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The memory chip market set records in the second quarter, growing 10.7 percent to a new high of $30.2 billion with DRAM and NOR flash memory leading the charge, growing 14 percent and 12.3 percent quarter-on-quarter, respectively.
“The DRAM market had another quarter of record revenues on the strength of higher prices and growth in shipments,” said Mike Howard, director for DRAM memory and storage at IHS Markit. “Anxiety about product availability in the previous third and fourth quarters weighed on the industry. This led many DRAM buyers to build inventory -- putting additional pressure on the already tight market. This year is shaping up to smash all DRAM revenue records and will easily pass the $60 billion mark.”
“For NOR, the supply-demand balance has tightened raising average selling prices and revenue,” said Clifford Leimbach, senior analyst for memory and storage at IHS Markit. “This mature memory technology has been in a steady decline for many years, but some market suppliers are reducing supply or leaving the market, which has tightened supply recently, resulting in the increase of revenue.”
In terms of application, consumer electronics and data processing saw the most growth, increasing in revenue by 7.9 percent and 6.8 percent, respectively, quarter-on-quarter. A lot of this growth can be attributed to the continual growth in memory pricing, as supply still remains tight.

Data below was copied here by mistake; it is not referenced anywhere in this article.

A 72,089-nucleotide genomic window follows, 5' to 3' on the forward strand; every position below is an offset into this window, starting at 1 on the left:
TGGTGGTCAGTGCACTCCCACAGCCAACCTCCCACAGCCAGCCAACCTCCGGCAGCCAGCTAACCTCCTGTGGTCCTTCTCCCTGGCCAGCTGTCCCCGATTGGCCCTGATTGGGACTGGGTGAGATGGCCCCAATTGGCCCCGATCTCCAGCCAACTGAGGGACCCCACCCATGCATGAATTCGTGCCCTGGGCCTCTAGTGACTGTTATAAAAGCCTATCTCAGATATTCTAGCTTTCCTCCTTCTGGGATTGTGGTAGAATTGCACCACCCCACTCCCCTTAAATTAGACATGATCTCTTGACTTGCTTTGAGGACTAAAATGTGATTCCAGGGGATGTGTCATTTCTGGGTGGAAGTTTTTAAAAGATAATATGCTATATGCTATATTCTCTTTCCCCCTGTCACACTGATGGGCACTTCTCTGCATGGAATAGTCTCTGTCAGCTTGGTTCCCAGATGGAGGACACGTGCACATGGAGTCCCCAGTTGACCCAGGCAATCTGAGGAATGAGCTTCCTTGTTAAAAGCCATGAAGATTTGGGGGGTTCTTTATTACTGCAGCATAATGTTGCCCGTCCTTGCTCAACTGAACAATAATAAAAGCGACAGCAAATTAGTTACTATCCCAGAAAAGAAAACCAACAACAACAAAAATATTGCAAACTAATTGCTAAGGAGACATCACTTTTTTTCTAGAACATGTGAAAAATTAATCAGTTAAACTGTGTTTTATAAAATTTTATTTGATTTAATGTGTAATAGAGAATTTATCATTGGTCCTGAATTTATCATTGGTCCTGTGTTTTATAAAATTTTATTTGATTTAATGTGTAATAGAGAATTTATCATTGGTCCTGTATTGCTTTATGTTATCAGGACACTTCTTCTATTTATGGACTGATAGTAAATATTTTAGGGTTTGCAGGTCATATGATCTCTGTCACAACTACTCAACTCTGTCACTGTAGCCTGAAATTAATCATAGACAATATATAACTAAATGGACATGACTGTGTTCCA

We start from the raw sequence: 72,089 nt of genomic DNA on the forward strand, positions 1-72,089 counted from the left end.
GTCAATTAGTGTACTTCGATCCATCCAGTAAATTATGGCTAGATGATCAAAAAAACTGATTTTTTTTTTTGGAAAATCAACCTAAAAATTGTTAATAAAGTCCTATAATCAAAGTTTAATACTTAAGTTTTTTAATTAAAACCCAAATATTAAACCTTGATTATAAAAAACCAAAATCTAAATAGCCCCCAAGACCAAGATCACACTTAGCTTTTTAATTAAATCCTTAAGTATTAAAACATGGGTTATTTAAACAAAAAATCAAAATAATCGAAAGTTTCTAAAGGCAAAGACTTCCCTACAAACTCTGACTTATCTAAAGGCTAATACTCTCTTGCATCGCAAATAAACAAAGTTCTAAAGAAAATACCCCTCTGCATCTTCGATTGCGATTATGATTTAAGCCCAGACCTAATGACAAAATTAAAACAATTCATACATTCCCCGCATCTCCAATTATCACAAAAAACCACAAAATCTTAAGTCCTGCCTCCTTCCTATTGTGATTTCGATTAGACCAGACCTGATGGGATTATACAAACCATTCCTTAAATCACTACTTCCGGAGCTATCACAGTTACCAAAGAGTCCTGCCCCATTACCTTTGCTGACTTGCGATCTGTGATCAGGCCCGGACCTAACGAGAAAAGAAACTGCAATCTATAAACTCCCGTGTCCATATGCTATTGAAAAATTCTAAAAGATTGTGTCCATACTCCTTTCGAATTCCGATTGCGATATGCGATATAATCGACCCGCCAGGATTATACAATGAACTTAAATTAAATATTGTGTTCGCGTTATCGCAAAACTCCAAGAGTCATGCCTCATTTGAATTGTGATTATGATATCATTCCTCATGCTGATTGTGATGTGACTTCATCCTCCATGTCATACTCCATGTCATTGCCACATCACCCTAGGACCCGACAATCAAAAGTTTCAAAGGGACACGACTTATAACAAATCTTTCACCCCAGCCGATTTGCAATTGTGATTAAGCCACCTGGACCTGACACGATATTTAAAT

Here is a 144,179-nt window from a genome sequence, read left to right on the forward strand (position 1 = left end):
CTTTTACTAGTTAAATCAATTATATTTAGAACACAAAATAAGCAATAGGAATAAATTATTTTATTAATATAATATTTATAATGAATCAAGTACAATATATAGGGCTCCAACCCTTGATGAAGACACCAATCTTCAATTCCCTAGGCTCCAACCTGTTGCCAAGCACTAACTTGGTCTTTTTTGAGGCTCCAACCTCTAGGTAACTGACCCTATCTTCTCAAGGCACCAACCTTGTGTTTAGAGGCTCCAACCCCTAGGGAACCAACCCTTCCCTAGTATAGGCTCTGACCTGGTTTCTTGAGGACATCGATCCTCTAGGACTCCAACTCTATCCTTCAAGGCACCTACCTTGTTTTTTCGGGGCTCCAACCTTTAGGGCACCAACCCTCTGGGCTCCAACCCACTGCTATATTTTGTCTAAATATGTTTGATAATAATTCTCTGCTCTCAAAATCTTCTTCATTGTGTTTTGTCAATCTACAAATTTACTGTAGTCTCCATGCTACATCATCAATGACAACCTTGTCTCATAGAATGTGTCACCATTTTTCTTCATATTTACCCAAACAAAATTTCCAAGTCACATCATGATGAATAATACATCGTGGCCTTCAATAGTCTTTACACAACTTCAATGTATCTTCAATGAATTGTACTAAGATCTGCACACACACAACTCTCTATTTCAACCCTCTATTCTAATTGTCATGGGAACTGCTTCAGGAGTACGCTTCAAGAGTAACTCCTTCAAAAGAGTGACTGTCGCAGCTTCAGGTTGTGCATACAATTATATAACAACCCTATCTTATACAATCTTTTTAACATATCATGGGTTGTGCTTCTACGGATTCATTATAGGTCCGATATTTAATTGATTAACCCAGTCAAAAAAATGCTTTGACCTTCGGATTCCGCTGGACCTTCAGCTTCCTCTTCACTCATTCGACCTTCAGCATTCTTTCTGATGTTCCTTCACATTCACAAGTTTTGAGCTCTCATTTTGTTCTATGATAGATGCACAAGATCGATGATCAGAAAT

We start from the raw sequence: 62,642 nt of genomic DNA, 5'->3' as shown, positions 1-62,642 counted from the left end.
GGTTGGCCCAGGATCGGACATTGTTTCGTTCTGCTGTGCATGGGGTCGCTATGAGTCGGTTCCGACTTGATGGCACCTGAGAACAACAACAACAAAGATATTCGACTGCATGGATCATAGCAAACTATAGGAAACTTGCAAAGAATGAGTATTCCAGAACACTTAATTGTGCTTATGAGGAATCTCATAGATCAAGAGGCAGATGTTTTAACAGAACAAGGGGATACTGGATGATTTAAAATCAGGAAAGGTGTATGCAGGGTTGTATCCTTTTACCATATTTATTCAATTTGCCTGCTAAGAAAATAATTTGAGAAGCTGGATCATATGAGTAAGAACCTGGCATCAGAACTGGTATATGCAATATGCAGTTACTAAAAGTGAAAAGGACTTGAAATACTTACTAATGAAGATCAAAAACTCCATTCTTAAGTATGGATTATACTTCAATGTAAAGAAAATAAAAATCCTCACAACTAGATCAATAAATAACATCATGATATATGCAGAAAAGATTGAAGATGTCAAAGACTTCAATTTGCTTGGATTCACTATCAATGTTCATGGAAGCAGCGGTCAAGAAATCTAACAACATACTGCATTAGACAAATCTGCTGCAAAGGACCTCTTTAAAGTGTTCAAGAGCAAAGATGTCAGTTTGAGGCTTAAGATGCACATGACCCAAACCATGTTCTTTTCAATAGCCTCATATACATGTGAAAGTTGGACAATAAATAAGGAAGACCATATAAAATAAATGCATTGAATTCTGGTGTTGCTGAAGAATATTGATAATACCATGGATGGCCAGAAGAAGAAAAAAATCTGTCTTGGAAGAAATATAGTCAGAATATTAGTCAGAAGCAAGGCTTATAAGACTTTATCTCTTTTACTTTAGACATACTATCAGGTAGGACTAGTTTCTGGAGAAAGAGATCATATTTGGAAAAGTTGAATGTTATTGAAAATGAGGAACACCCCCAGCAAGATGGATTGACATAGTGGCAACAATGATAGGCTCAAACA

Industrial semiconductors showed the third highest growth rate at 6.4 percent during the same period. This growth can be attributable to multiple segments, such as commercial and military avionics, digital signage, network video surveillance, HVAC, smart meters, traction, PV inverters, LED lighting and medical electronics including cardiac equipment, hearing aids and imaging systems.
Another trend in the industrial market is increasing factory automation, which alone is driving growth for discrete power transistors, thyristors, rectifiers and power diodes. The market for these devices is expected to reach $8 billion in 2021, up from $5.7 billion in 2015.
Intel remains the number one semiconductor supplier in the world, followed by Samsung Electronics by a slight margin. IHS Markit does not include foundry operations and other non-semiconductor revenue in the semiconductor market rankings.
Among the top 20 semiconductor suppliers, Advanced Micro Devices (AMD) and nVidia achieved the highest revenue growth quarter over quarter by 24.7 percent and 14.6 percent, respectively. There was no market share movement in the top 10 semiconductor suppliers. However, seven of the 10 companies in the 11to 20 market share slots did change market share.
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